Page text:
After a fruitful three hours and a half at Lal Bagh I headed for Sajjan Rao Circle (the venue of the Avarekai Mela). I got a rickshaw quite fast and was there in about 10 minutes.
Colourful posters and vendors selling colourful ware were all around the venue. There was a lot of noise and honking in the air because of which the cry of the vendors was barely audible. At a distance I could hear the shrill call of a barbet. I inched forward like a snail because I was distracted by all the colour around. The unmistakable aromas of various kinds of dosas getting cooked on tavas started getting stronger as I neared the food stalls. Clearly, the dosas like always were the most popular items.
A noticeable change in the Mela this year was the crowd. The queues were longer than at the previous editions and I could see many visitors getting impatient. Because of the huge demand some of the cooks were getting worked up especially those laying out the dosas. And though there were more stalls than at the earlier editions, there weren’t that many dustbins. The ones which were there were overflowing with used paper plates.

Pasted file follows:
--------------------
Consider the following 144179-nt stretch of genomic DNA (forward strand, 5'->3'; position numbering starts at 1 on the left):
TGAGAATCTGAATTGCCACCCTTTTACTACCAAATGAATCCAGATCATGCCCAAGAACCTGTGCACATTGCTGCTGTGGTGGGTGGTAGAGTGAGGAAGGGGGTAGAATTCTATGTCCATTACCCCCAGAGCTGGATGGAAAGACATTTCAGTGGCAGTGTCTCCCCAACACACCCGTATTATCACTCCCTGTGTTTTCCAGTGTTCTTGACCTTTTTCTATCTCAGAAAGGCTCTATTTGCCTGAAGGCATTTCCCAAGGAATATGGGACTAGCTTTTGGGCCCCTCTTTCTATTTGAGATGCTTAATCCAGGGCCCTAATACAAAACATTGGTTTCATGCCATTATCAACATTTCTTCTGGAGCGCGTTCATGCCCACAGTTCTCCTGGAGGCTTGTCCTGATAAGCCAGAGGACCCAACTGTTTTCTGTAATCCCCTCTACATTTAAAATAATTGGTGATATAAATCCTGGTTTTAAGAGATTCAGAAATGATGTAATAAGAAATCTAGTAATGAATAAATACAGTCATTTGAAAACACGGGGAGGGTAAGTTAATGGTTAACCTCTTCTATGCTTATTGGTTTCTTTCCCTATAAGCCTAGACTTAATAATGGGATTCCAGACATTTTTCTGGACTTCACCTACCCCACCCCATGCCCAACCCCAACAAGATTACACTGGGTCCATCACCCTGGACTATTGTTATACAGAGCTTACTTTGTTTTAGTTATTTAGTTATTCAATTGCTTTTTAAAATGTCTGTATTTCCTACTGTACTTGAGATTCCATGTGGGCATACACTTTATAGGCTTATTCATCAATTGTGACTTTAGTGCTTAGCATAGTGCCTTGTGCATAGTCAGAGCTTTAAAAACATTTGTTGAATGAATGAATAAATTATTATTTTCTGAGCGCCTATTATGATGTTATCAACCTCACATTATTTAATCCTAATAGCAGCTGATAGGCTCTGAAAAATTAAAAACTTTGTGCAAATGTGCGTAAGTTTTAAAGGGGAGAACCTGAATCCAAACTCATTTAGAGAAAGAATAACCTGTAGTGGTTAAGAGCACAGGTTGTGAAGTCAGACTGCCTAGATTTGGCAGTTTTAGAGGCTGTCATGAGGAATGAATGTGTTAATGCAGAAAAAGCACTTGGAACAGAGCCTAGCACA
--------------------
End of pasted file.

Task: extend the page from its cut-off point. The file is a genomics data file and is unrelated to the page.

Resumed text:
And maybe, the organisers should consider going in for more space to ease crowd movement. Toy and cloth sellers were vying for space with the visitors. There was considerable vehicle movement too.
For obvious reasons, I wasn’t in a mood to click many photos. The steady stream of foodies walking in made me want to rush in for some grub. You can never say, in minutes the queues could double in length. And I needed time to think what to eat first. As I was thinking, I eyed a fresh-from-the-tava stack of Avarekai dosas.
Needless to say, they looked and smelt yum. What say you? And the small cups of Avarekai sambar kept near the dosas made it that much easier for me to decide what I wanted to eat first.